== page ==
It has been a very long time I wrote this code, but I thought I would share it with you as it is quite useful.

If like me, you are an adept of RichFaces, you might have already seen and used the modal panel functionality. By default, a modal panel is used to display a message, but what if you actually want to display a form within it? How nice would it be if, for example, you could put your login form in a modal panel instead of opening a new page?

With the following steps, you will be able to achieve this:

  • First, get the maximum severity in the message queue:
    <a4j:outputPanel ajaxRendered="true">
        <h:form style="display:none" id="maximumSeverityForm">
            <h:inputHidden id="maximumSeverity"

    This form has to be placed on all your pages using an include for example. This form will basically get refreshed on every postback and will contain the maximum severity in the message queue or null if the queue is empty.

  • Create a JavaScript method which reads the maximumSeverity hidden field:
    function ajaxRequestContainsErrors() {
        return document.getElementById("maximumSeverityForm:maximumSeverity").value > 0;

    This method has to also be included in all the pages.

  • Finally, use the following code for the “Submit” button in your form:
    <a4j:commandButton action="#{userBean.loginAction}" value="Submit" oncomplete="if (!ajaxRequestContainsErrors()) {Richfaces.hideModalPanel('loginModalPanel');}"/>

    This button is actually checking if there is no error before closing the modal panel.

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Validate file size prior upload

If I ask you what is the most complex thing in HTML, what would you reply?
For me, it would be the file upload (or maybe character encoding, but this is not the topic! ๐Ÿ˜› ).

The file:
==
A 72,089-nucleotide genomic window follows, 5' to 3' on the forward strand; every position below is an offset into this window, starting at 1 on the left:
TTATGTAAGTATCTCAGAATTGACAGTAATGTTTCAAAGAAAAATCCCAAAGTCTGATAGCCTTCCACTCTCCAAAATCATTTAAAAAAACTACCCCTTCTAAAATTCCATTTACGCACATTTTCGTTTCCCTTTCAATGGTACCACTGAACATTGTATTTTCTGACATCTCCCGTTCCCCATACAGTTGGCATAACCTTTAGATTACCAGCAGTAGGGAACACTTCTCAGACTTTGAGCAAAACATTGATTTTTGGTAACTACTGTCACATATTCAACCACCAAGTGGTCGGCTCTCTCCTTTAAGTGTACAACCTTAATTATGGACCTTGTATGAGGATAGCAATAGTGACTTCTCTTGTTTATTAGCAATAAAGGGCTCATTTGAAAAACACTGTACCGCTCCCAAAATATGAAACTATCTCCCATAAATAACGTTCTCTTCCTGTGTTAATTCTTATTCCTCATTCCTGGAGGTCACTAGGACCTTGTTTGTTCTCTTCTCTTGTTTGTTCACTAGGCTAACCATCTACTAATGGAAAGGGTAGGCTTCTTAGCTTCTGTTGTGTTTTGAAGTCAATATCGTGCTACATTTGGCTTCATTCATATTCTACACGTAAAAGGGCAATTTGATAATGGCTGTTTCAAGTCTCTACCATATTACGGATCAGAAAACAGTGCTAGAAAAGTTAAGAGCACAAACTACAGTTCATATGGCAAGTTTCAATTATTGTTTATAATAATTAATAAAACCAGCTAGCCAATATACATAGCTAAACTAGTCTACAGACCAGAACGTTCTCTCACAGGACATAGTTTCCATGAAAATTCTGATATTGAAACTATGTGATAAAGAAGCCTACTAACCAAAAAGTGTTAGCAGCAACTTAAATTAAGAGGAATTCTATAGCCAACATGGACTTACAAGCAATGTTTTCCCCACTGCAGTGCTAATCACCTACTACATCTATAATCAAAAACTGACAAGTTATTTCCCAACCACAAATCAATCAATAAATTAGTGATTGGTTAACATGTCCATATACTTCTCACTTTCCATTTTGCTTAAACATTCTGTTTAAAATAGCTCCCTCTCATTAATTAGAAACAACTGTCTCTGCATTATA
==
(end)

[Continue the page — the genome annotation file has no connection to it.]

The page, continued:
One of the problem around the file upload functionality is that there is, no matter what, a file size limit set on the server. The limit could be 100Kb such as 100Mb depending on the configuration of the server.
But what happens if the user tries to upload a file bigger than the limit?
It’s simple, the file is going to be uploaded on the server until the limit is reached. Once it happens, the server returns an error message to the client.
Well, this is not ideal!
Indeed, depending on the connection speed of the user, the error message could be displayed a few minutes later. And you know how impatient users are! ๐Ÿ˜‰

So obviously, the solution would be to validate the file size before the upload starts.
To do that, we can simply use the fileSize Javascript function against the upload field.
But, surprising enough, this function doesn’t work on Internet Explorer! ๐Ÿ‘ฟ

And the only solution I found to get the file size with IE was using ActiveX:

var oas = new ActiveXObject("Scripting.FileSystemObject");
var e = oas.getFile(document.forms[0].file.value);
var size = e.size;

Finally, here is the whole Javascript function to validate the file size:

function validateFileSize(file, maxSize) {
	if (navigator.appName=="Microsoft Internet Explorer") {
		if (file.value) {
			var oas = new ActiveXObject("Scripting.FileSystemObject");
			var e = oas.getFile(file.value);
			var size = e.size;
	} else {
		if (file.files[0]!=undefined) {
			var size = file.files[0].fileSize;
	if (size!=undefined && size > maxSize)
		return false;
	return true;

with file the file input field to validate and maxSize the maximum size in bits.

For example, you can call this function as follow:

validateImageSize(document.forms[0].file, 500000)

I successfully tested this code on:

  • Google Chrome 6;
  • Firefox 3.6;
  • Internet Explorer 6;
  • Internet Explorer 7.